The Abgeltungsteuer (German, from Abgeltung settlement, discharge + Steuer tax) is a flat tax on private income from capital. It is used in Germany, Austria, and Luxembourg.[1]

Germany[edit]

In Germany, the Abgeltungsteuer was introduced through the German Corporate Tax Reform Act of 2008 [de][2] that passed the German Parliament on 14 August 2007. The Abgeltungsteuer became effective on 1 January 2009.[3]

Earlier tax law[edit]

In 2009 the Abgeltungsteuer replaced the half revenue procedure [de] that had been effective since 2001.

The German Income Tax Act [de] had a procedure whereby taxable income was halved for purposes of dividend taxation. Fifty percent of income, as defined in article 3 number 40 of the Tax Act as amended in 2008, was exempt from income tax. Dividends and taxable capital gains from the sale of investments were taxed (if a certain exemption limit was exceeded) at only half the rate of income tax and solidarity surcharge tax [de]. Profits from the sale of equity investments were not taxable if they were held for over a year.

The half revenue procedure was moot as of 1 January 2009 with the passage of the new Abgeltungsteuer (Article 32 of the German Income Tax Act).

Who is liable[edit]

The taxation at the level of a shareholder (shareholders or partners) depends on whether the shareholder is an individual or a corporation:

  • If the shareholder is an individual, the distribution as dividend falls under the Abgeltungsteuer with a flat rate of 25 % plus a 5.5 % solidarity surcharge.
  • If the shareholder is a partnership, dividends and taxable capital gains from equity investments are 40 % exempt from taxation. (Art. 3 No. 40 German Income Tax Act as amended of 2009). This is called the partial income method [de] and replaced the half revenue procedure for shareholders of partnerships. Accordingly, income from dividends and capital from the sale of company shares that are held as business assets are no longer subject to 50 % taxation (half income method) but now taxed with 60 % of the individual income tax rate. The revenue-related expenses can also be considered tax deductible of 60 %.
  • If the shareholder is a corporation, dividends and taxable capital gains from equity investments are exempt from taxation (Art. 8 b Para. 1 German Corporation Tax Act).[4] In its tax assessment, merely 5 % of the dividends are added to profits as non-deductible operating expenses (Art. 8 b Para. 5 German Corporation Tax Act).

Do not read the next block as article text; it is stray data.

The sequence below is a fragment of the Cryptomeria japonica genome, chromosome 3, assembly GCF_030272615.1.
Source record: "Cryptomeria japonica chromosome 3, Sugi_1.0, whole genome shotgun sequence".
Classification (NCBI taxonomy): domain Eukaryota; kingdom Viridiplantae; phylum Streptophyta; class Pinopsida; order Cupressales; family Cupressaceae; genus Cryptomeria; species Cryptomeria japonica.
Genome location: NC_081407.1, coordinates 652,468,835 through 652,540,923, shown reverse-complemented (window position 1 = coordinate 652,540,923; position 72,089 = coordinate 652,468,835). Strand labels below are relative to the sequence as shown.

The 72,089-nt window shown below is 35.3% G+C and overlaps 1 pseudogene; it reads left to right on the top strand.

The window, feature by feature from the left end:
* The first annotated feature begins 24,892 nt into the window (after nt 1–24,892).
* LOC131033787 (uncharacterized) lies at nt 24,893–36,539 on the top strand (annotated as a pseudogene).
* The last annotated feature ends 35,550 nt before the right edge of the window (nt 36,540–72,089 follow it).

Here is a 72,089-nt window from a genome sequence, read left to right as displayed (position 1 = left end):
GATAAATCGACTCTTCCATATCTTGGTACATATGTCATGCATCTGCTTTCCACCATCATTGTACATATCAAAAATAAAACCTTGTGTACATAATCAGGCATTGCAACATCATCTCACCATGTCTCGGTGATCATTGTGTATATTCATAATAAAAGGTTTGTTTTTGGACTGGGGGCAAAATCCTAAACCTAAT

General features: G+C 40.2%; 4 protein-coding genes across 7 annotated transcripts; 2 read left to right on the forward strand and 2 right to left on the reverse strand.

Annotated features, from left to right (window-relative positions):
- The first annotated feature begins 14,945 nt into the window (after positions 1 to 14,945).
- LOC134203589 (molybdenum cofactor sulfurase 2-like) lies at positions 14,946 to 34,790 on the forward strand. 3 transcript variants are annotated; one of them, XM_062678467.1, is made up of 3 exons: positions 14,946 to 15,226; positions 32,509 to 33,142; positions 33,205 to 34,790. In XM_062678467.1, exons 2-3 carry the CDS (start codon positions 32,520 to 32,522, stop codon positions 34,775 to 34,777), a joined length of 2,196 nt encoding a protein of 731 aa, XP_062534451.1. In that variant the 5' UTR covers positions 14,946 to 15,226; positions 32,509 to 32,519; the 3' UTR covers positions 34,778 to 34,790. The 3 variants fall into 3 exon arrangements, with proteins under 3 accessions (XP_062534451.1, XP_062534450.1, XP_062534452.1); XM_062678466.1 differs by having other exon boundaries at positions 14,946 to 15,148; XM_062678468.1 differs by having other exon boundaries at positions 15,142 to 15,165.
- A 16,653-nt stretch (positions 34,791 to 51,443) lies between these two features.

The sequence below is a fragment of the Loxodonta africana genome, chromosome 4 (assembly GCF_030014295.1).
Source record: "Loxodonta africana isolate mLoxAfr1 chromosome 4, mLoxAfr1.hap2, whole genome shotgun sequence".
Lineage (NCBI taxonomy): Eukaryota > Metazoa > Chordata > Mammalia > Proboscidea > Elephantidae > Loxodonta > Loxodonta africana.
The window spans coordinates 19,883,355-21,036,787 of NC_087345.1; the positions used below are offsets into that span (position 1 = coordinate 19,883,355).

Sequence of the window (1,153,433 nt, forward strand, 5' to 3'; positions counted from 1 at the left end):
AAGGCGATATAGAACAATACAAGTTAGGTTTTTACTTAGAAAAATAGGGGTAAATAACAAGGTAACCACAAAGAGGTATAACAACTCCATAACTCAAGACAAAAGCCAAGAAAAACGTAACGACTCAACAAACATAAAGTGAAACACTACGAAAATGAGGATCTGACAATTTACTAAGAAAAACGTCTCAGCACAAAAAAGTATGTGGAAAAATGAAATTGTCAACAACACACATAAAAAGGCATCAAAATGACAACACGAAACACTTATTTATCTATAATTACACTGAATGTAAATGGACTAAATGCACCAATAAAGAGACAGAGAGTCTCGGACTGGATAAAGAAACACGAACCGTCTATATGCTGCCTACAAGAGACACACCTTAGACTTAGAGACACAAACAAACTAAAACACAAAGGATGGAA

Amount of withholding tax[edit]

The Abgeltungsteuer is levied as a withholding tax. Private investor’s tax liability is settled. The already taxed capital gains are no longer recorded in the annual income tax return. Instead of taxing with the personal tax rate of taxpayers, their income regardless of their height is taxed with the flat tax rate of 25%. The legal basis for this was amended in the Unternehmensteuerreformgesetz of 2008 in Art. 32 d of the German Income Tax Act. The withholding tax rate according to Art. 43 a Para. 1 German Income Tax Act is 25% plus solidarity surcharge of 5.5% on the final withholding tax and possible church tax (8 or 9% of the flat tax). This makes a total of Abgeltungsteuer of 26.375% church tax excluded. The surplus income from capital assets cannot be shortened by the overall deductions through lump sum or actual expenses. In their place, the savers allowance in the amount of 801 € will be used as deduction (Art. 20 Para. 9 German Income Tax Act). However actually there are several decisions in court to rule on that restricted deduction possibility.[5]

What is taxable[edit]

Taxable current income[edit]

Among the investment income are (Art. 20 Para. 1 German Income Tax Act):

  • dividends
  • interests
  • income from investment funds and certificates
  • nearly all earnings from capital assets
  • private capital gains
  • covered options and other payments from securities and derivatives

This means, profits which have been recorded and taxed only in the context of speculation are now already taxable for a holding period of more than one year.

Taxable private capital gains[edit]

Taxable private capital gains are (Art. 20 Para. 2 German Income Tax Act):

  • the sale of shares of a corporation (stock or share of business)
  • the sale of coupons (dividends or interest)
  • the profit of forward transactions
  • the sale of a stake on a company or a quiet participating loan
  • the transfer of rights on mortgages, mortgages and pensions
  • the sale of a capital life insurance and
  • the sale of other capital assets or a position of right

Exemptions from the tax deduction[edit]

The rules for the Abgeltungsteuer do not apply for the following:

  • interest payments by corporations to shareholders with a participation of 10% or more, for back to back financing and loans between related parties. In those cases the earnings will be taxed with the individual tax rate.
  • gains from sale of shares in corporations, if the seller has been involved within the last five years at least with 1% of the capital. The income from business operations are subject to corporation tax and are taxed with the partial income method.
  • capital gains incurred in the course of a business activity.